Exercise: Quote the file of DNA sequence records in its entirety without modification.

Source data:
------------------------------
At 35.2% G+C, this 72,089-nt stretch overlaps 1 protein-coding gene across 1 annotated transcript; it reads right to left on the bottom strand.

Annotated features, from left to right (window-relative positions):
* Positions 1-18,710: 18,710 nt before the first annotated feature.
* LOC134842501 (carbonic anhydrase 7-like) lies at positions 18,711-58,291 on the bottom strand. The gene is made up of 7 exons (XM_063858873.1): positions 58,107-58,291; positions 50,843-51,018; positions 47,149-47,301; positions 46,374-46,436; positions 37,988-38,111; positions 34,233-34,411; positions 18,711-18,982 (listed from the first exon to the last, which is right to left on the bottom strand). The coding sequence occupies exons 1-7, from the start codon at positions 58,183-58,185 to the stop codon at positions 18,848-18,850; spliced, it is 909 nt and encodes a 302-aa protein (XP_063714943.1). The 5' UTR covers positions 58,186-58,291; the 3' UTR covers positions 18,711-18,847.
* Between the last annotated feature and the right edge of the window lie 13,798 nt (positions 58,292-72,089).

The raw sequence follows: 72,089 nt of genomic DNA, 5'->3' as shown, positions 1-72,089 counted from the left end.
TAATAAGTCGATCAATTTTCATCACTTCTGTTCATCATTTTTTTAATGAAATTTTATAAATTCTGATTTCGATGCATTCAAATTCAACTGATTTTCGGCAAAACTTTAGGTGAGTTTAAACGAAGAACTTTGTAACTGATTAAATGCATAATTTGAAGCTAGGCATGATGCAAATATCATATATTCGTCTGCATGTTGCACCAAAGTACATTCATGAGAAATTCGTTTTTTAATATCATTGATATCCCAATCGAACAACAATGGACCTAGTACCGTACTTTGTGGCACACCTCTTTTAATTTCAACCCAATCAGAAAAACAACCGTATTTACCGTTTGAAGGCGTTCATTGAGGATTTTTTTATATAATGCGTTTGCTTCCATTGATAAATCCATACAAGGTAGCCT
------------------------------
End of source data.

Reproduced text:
At 35.2% G+C, this 72,089-nt stretch overlaps 1 protein-coding gene across 1 annotated transcript; it reads right to left on the bottom strand.

Annotated features, from left to right (window-relative positions):
* Positions 1-18,710: 18,710 nt before the first annotated feature.
* LOC134842501 (carbonic anhydrase 7-like) lies at positions 18,711-58,291 on the bottom strand. The gene is made up of 7 exons (XM_063858873.1): positions 58,107-58,291; positions 50,843-51,018; positions 47,149-47,301; positions 46,374-46,436; positions 37,988-38,111; positions 34,233-34,411; positions 18,711-18,982 (listed from the first exon to the last, which is right to left on the bottom strand). The coding sequence occupies exons 1-7, from the start codon at positions 58,183-58,185 to the stop codon at positions 18,848-18,850; spliced, it is 909 nt and encodes a 302-aa protein (XP_063714943.1). The 5' UTR covers positions 58,186-58,291; the 3' UTR covers positions 18,711-18,847.
* Between the last annotated feature and the right edge of the window lie 13,798 nt (positions 58,292-72,089).

The raw sequence follows: 72,089 nt of genomic DNA, 5'->3' as shown, positions 1-72,089 counted from the left end.
TAATAAGTCGATCAATTTTCATCACTTCTGTTCATCATTTTTTTAATGAAATTTTATAAATTCTGATTTCGATGCATTCAAATTCAACTGATTTTCGGCAAAACTTTAGGTGAGTTTAAACGAAGAACTTTGTAACTGATTAAATGCATAATTTGAAGCTAGGCATGATGCAAATATCATATATTCGTCTGCATGTTGCACCAAAGTACATTCATGAGAAATTCGTTTTTTAATATCATTGATATCCCAATCGAACAACAATGGACCTAGTACCGTACTTTGTGGCACACCTCTTTTAATTTCAACCCAATCAGAAAAACAACCGTATTTACCGTTTGAAGGCGTTCATTGAGGATTTTTTTATATAATGCGTTTGCTTCCATTGATAAATCCATACAAGGTAGCCT